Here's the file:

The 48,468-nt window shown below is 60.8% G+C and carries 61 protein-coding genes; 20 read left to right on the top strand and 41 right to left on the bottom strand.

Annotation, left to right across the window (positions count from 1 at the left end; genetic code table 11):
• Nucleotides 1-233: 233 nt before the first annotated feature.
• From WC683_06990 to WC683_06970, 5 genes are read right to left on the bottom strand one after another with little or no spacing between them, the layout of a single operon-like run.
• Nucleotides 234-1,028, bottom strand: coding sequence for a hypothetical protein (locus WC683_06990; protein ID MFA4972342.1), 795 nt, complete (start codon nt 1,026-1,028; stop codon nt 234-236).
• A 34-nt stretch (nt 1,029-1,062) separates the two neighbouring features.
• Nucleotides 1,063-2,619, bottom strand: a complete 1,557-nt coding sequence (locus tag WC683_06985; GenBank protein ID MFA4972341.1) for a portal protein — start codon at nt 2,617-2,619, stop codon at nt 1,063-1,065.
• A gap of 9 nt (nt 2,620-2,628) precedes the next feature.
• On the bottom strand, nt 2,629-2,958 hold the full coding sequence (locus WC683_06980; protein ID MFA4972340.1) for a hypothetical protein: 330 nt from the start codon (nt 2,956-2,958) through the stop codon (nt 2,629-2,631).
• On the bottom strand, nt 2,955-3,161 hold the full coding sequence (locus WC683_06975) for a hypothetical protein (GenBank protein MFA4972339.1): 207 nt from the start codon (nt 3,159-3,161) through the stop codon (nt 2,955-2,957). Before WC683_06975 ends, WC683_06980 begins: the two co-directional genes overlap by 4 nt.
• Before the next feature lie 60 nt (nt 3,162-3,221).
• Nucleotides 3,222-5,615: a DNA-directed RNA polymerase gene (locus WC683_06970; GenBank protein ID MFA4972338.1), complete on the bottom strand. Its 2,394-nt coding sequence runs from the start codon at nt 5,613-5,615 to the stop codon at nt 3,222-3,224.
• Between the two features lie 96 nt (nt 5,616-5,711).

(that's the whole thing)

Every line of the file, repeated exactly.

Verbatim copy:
The 48,468-nt window shown below is 60.8% G+C and carries 61 protein-coding genes; 20 read left to right on the top strand and 41 right to left on the bottom strand.

Annotation, left to right across the window (positions count from 1 at the left end; genetic code table 11):
• Nucleotides 1-233: 233 nt before the first annotated feature.
• From WC683_06990 to WC683_06970, 5 genes are read right to left on the bottom strand one after another with little or no spacing between them, the layout of a single operon-like run.
• Nucleotides 234-1,028, bottom strand: coding sequence for a hypothetical protein (locus WC683_06990; protein ID MFA4972342.1), 795 nt, complete (start codon nt 1,026-1,028; stop codon nt 234-236).
• A 34-nt stretch (nt 1,029-1,062) separates the two neighbouring features.
• Nucleotides 1,063-2,619, bottom strand: a complete 1,557-nt coding sequence (locus tag WC683_06985; GenBank protein ID MFA4972341.1) for a portal protein — start codon at nt 2,617-2,619, stop codon at nt 1,063-1,065.
• A gap of 9 nt (nt 2,620-2,628) precedes the next feature.
• On the bottom strand, nt 2,629-2,958 hold the full coding sequence (locus WC683_06980; protein ID MFA4972340.1) for a hypothetical protein: 330 nt from the start codon (nt 2,956-2,958) through the stop codon (nt 2,629-2,631).
• On the bottom strand, nt 2,955-3,161 hold the full coding sequence (locus WC683_06975) for a hypothetical protein (GenBank protein MFA4972339.1): 207 nt from the start codon (nt 3,159-3,161) through the stop codon (nt 2,955-2,957). Before WC683_06975 ends, WC683_06980 begins: the two co-directional genes overlap by 4 nt.
• Before the next feature lie 60 nt (nt 3,162-3,221).
• Nucleotides 3,222-5,615: a DNA-directed RNA polymerase gene (locus WC683_06970; GenBank protein ID MFA4972338.1), complete on the bottom strand. Its 2,394-nt coding sequence runs from the start codon at nt 5,613-5,615 to the stop codon at nt 3,222-3,224.
• Between the two features lie 96 nt (nt 5,616-5,711).